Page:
Sharing the download directory and sstate cache directory might look dangerous. What if I’m running two independent builds together and they both try to download the source code for the same recipe? What if bitbake takes an sstate cache entry for the same recipe, but built from different settings?

Short answer is: it is safe.

Bitbake implements the mechanisms needed to make this safe. For the sstate especially, each cache entry is saved along with a hash, which is computed from all the variables and functions that are in the recipe. If you have ever run bitbake -e <recipename>, you have an idea of what those variables and functions are. This means that if you rebuild the same recipe with even slightly different settings (source code version, applied patches, compiler optimization flags, permissions of installed files, whatever) the hash value will change, and a different sstate cache entry will be created.

Automatically sharing across all your projects

So, everything is perfect now? Well, not yet. Adding the above two lines to the local.conf for all of your projects requires you to remember, and not to do any copy-paste errors while setting the variables. And if your local.conf files are automatically generated by a CI script or by a tool such as kas, this can be tricky to get done the right way.

The good news is that there is a solution also to this problem: setting DL_DIR and SSTATE_DIR in your shell environment, so that every time you use bitbake they will be set. For Bash, this means exporting variables in your ~/.bashrc. You can easily test it and… find that it does not work. This is because bitbake discards most of the the variables from the calling shell environment before running the build, in order to minimize pollution from local settings and make the build as much reproducible as possible across different workstations.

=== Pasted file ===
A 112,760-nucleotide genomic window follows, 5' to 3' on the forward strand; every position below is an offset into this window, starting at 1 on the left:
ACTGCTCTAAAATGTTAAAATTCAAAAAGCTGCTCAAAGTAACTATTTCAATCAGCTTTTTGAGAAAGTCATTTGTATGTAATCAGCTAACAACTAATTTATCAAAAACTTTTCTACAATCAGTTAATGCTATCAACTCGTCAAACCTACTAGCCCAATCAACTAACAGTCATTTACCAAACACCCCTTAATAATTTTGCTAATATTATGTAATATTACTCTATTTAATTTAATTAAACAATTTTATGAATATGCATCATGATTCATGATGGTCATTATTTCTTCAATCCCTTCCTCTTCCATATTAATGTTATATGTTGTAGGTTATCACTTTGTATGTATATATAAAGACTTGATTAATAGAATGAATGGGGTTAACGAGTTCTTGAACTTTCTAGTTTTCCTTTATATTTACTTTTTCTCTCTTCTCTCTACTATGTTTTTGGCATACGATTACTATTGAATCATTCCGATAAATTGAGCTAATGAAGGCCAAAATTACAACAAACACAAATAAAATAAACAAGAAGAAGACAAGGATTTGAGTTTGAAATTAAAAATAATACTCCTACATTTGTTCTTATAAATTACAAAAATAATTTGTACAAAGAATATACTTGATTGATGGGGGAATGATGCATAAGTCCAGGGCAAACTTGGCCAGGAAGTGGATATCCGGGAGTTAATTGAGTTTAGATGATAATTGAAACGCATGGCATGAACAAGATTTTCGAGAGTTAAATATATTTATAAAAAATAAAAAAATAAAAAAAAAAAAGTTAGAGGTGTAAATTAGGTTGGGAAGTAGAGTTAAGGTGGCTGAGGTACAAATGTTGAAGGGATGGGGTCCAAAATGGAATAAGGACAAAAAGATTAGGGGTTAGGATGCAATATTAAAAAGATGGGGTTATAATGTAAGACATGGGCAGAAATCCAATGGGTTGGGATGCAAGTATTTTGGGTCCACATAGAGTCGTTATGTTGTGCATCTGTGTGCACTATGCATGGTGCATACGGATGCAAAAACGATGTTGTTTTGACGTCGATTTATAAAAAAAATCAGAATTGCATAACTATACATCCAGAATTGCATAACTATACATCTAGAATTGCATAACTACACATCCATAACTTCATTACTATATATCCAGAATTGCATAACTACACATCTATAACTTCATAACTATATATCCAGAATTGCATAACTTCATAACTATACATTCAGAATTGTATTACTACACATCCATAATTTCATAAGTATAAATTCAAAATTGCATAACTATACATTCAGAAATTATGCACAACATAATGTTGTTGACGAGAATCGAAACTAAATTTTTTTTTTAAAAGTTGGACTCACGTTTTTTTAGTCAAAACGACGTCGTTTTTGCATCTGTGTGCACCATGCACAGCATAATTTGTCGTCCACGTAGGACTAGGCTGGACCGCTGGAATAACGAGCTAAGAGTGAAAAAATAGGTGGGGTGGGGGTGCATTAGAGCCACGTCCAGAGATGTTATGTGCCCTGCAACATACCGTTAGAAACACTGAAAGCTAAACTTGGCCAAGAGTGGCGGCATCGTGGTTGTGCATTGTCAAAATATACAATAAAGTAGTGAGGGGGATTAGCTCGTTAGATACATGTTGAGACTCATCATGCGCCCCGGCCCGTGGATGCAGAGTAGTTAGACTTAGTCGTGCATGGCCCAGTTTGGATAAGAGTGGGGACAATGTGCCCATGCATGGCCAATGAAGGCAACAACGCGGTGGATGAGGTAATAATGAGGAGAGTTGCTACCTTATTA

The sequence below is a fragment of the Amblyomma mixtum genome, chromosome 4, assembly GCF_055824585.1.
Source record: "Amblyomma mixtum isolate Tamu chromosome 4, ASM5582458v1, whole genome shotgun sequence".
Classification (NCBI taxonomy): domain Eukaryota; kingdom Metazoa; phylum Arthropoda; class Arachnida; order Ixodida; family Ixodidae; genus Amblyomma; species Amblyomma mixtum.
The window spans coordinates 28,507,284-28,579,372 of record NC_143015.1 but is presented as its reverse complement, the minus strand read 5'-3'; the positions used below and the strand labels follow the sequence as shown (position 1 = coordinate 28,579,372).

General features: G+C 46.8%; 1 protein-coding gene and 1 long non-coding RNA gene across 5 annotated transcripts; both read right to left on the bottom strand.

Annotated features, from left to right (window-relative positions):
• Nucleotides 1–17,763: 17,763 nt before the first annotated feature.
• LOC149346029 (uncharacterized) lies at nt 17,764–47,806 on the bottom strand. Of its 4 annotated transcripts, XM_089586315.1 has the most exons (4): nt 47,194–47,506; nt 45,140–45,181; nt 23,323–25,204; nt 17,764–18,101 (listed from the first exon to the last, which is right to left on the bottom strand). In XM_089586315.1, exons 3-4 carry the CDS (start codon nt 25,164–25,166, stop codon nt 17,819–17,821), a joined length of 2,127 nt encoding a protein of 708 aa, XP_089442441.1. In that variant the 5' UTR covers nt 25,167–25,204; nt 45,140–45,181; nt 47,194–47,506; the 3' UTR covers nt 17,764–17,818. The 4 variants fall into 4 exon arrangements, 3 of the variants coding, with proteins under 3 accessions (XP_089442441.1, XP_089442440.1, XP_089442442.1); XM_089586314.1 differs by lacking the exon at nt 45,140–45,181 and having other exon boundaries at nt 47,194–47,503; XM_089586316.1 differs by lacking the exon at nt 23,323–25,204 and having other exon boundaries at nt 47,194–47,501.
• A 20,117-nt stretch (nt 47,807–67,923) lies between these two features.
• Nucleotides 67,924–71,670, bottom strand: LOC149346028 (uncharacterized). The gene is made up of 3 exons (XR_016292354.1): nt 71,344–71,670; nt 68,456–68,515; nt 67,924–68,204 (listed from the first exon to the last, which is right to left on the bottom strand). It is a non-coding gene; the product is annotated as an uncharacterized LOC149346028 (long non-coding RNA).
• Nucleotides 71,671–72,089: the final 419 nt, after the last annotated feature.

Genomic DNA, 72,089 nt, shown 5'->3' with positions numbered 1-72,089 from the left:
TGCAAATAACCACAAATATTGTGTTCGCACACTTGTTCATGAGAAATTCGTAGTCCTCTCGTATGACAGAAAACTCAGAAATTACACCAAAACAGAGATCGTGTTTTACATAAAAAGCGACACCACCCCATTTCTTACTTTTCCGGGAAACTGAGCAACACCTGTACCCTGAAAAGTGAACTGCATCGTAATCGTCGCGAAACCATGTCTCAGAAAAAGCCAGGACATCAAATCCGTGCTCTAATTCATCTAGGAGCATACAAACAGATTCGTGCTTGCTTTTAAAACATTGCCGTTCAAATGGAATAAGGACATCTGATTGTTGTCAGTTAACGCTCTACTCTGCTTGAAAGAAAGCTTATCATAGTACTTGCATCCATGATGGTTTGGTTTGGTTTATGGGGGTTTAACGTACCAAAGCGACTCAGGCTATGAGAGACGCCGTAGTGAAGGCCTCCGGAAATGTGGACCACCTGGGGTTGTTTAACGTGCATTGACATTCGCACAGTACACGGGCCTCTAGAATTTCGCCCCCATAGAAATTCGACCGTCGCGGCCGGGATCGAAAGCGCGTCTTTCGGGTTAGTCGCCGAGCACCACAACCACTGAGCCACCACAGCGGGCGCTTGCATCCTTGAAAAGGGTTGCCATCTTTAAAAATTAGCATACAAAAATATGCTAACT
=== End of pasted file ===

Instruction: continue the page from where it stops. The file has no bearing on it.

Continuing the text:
Don’t despair however: there is a way to explicitly let a variable from the shell environment into the bitbake global environment. Bitbake uses the  BB_ENV_PASSTHROUGH variable to keep a list of variables it should not discard, and removes all the remaining ones. This is an internal variable that you should not modify directly, but you can specify an additional set of variables in BB_ENV_PASSTHROUGH_ADDITIONS; and this is a shell variable that bitbake will take from the external environment.

Thus a clean way to add your DL_DIR and SSTATE_DIR globally is to add these three lines to your shell init file (~/.bashrc for Bash):

export DL_DIR="${HOME}/data/bitbake.downloads"
export SSTATE_DIR="${HOME}/data/bitbake.sstate"

That’s all you need. With this, all of your builds will share downloaded archives and build results, saving disk space and time for downloading and building.

After doing this, remember to remove the downloads and sstate-cache subdirs of all your existing build directories. They will not be used anymore, so they are just wasting disk space!

Curious about the time saving you can get? You can easily discover that building from scratch an entire project that takes an hour at the first build, it will easily take less than a minute when rebuilding from scratch using a pre-populated sstate cache!

One thought on “Yocto: sharing the sstate cache and download directories”

  1. Cheers! I’ve always been avoiding to share sstate cache between project, I’ll be starting now. Besides the own PC case, that can be a great optimization regarding CI too.